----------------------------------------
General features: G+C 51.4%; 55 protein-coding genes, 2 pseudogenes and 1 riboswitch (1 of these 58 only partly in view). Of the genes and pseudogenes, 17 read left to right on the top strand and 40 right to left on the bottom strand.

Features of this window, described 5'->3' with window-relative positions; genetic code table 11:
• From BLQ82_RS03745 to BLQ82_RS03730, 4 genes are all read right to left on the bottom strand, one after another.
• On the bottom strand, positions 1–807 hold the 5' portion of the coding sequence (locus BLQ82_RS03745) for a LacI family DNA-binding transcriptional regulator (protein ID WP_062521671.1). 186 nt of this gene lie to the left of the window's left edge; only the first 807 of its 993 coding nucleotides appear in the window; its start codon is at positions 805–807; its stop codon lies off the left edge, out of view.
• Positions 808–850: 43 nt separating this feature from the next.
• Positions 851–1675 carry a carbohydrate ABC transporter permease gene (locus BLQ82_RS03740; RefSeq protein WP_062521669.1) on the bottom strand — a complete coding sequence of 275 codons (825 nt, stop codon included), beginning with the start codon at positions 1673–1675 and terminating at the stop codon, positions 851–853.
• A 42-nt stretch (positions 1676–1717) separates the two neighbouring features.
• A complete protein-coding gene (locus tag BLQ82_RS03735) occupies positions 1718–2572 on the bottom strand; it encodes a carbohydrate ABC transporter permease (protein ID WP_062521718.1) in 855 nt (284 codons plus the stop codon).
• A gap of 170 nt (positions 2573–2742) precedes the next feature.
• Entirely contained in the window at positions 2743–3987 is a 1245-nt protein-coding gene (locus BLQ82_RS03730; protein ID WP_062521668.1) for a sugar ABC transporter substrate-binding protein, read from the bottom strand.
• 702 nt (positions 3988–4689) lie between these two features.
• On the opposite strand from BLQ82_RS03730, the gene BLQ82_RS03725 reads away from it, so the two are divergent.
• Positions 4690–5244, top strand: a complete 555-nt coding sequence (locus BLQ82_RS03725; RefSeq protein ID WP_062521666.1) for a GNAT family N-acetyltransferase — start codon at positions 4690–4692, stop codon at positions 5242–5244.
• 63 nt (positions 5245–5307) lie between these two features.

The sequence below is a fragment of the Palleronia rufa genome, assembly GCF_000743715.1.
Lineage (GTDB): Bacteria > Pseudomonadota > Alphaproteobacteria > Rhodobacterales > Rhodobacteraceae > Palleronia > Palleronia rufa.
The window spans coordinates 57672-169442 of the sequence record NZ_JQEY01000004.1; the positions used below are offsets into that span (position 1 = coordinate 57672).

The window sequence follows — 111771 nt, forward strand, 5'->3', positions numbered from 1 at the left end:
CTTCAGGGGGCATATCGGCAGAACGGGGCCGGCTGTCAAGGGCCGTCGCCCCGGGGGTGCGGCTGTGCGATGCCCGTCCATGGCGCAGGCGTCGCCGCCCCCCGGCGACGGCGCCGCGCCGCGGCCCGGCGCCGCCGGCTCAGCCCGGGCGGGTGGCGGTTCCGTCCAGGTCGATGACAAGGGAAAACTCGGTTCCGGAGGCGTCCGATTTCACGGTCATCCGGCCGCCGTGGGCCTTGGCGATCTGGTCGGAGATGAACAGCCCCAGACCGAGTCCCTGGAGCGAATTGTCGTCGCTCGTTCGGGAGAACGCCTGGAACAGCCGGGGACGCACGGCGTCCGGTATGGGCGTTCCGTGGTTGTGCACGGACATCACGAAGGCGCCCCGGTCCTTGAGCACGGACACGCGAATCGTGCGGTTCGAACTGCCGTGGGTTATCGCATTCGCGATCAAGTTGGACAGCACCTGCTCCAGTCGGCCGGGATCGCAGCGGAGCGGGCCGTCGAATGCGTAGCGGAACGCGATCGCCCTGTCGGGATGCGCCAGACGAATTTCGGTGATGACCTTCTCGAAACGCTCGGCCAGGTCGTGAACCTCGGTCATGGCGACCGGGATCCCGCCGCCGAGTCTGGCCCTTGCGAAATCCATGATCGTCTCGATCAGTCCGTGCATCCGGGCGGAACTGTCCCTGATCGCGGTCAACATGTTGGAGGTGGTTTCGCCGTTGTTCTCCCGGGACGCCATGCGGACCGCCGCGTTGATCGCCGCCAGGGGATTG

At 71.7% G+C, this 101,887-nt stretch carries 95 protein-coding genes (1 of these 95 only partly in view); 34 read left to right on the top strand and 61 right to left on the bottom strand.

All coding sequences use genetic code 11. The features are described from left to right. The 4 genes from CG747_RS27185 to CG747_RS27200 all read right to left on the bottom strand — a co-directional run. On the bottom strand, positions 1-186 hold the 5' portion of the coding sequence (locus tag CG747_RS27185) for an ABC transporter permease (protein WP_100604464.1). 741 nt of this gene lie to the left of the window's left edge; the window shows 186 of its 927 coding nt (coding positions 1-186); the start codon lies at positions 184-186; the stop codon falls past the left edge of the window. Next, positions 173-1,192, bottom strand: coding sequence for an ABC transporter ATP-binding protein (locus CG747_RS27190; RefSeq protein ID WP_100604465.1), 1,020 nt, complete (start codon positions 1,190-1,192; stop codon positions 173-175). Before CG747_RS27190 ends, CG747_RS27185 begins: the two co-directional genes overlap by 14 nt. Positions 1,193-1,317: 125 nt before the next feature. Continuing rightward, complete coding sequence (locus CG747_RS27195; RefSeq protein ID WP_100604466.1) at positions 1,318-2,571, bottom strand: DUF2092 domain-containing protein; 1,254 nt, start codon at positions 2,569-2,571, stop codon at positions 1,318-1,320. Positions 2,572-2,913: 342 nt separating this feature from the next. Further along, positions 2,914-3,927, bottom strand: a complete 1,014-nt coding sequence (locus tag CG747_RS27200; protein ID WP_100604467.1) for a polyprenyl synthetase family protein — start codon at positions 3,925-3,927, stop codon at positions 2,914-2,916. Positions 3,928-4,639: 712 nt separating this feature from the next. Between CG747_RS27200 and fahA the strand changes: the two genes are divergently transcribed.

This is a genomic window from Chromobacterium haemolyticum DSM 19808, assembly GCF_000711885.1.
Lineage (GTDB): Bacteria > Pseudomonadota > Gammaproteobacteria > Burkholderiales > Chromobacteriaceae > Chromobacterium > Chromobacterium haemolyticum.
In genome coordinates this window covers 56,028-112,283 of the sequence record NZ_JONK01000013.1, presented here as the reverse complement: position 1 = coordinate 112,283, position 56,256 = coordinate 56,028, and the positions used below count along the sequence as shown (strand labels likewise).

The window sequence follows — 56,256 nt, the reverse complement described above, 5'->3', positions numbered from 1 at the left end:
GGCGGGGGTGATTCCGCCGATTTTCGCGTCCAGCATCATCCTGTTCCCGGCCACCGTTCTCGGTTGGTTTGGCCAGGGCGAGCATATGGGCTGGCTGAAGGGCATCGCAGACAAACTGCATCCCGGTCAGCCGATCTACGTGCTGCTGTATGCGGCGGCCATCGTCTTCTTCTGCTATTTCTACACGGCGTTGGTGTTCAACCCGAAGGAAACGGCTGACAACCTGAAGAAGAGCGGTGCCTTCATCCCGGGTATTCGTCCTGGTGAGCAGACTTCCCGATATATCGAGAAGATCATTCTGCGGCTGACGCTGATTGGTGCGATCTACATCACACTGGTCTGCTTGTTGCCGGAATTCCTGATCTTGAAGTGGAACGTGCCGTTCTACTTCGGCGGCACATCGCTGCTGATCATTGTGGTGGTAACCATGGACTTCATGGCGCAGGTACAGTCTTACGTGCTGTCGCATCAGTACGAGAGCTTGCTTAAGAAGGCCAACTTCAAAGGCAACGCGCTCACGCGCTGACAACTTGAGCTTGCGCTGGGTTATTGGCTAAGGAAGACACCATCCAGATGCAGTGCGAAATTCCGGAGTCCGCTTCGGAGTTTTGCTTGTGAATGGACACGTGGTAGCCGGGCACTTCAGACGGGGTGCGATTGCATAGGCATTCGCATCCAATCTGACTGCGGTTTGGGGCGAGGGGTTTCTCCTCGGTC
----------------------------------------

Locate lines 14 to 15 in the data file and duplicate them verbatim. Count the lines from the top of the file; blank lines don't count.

• 63 nt (positions 5245–5307) lie between these two features.

The sequence below is a fragment of the Palleronia rufa genome, assembly GCF_000743715.1.